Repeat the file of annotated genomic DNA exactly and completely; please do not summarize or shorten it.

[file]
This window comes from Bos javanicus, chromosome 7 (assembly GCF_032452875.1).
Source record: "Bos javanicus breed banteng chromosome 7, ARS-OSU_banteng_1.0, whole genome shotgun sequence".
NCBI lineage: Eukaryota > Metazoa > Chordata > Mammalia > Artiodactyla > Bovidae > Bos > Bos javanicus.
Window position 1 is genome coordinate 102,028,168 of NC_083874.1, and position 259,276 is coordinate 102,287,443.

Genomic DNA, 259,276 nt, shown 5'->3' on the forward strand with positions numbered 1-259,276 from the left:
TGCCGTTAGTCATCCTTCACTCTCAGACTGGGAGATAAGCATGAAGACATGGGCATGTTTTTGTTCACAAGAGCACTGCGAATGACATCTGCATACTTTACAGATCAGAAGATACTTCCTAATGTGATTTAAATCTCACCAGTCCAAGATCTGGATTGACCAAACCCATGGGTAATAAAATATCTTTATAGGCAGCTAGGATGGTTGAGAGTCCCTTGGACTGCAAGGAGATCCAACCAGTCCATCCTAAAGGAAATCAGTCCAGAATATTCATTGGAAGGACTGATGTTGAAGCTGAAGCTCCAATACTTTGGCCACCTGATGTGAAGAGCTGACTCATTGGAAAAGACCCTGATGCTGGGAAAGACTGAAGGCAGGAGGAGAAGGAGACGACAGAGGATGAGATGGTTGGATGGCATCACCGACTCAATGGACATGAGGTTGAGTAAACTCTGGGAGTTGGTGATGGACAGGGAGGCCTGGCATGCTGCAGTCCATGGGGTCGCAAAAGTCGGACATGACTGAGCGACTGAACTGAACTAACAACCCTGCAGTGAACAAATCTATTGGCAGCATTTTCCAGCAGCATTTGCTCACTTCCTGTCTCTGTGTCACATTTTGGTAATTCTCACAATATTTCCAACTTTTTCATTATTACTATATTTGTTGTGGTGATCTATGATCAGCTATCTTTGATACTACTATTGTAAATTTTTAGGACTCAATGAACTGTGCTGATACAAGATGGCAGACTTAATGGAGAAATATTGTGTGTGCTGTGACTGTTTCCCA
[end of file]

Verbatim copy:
This window comes from Bos javanicus, chromosome 7 (assembly GCF_032452875.1).
Source record: "Bos javanicus breed banteng chromosome 7, ARS-OSU_banteng_1.0, whole genome shotgun sequence".
NCBI lineage: Eukaryota > Metazoa > Chordata > Mammalia > Artiodactyla > Bovidae > Bos > Bos javanicus.
Window position 1 is genome coordinate 102,028,168 of NC_083874.1, and position 259,276 is coordinate 102,287,443.

Genomic DNA, 259,276 nt, shown 5'->3' on the forward strand with positions numbered 1-259,276 from the left:
TGCCGTTAGTCATCCTTCACTCTCAGACTGGGAGATAAGCATGAAGACATGGGCATGTTTTTGTTCACAAGAGCACTGCGAATGACATCTGCATACTTTACAGATCAGAAGATACTTCCTAATGTGATTTAAATCTCACCAGTCCAAGATCTGGATTGACCAAACCCATGGGTAATAAAATATCTTTATAGGCAGCTAGGATGGTTGAGAGTCCCTTGGACTGCAAGGAGATCCAACCAGTCCATCCTAAAGGAAATCAGTCCAGAATATTCATTGGAAGGACTGATGTTGAAGCTGAAGCTCCAATACTTTGGCCACCTGATGTGAAGAGCTGACTCATTGGAAAAGACCCTGATGCTGGGAAAGACTGAAGGCAGGAGGAGAAGGAGACGACAGAGGATGAGATGGTTGGATGGCATCACCGACTCAATGGACATGAGGTTGAGTAAACTCTGGGAGTTGGTGATGGACAGGGAGGCCTGGCATGCTGCAGTCCATGGGGTCGCAAAAGTCGGACATGACTGAGCGACTGAACTGAACTAACAACCCTGCAGTGAACAAATCTATTGGCAGCATTTTCCAGCAGCATTTGCTCACTTCCTGTCTCTGTGTCACATTTTGGTAATTCTCACAATATTTCCAACTTTTTCATTATTACTATATTTGTTGTGGTGATCTATGATCAGCTATCTTTGATACTACTATTGTAAATTTTTAGGACTCAATGAACTGTGCTGATACAAGATGGCAGACTTAATGGAGAAATATTGTGTGTGCTGTGACTGTTTCCCA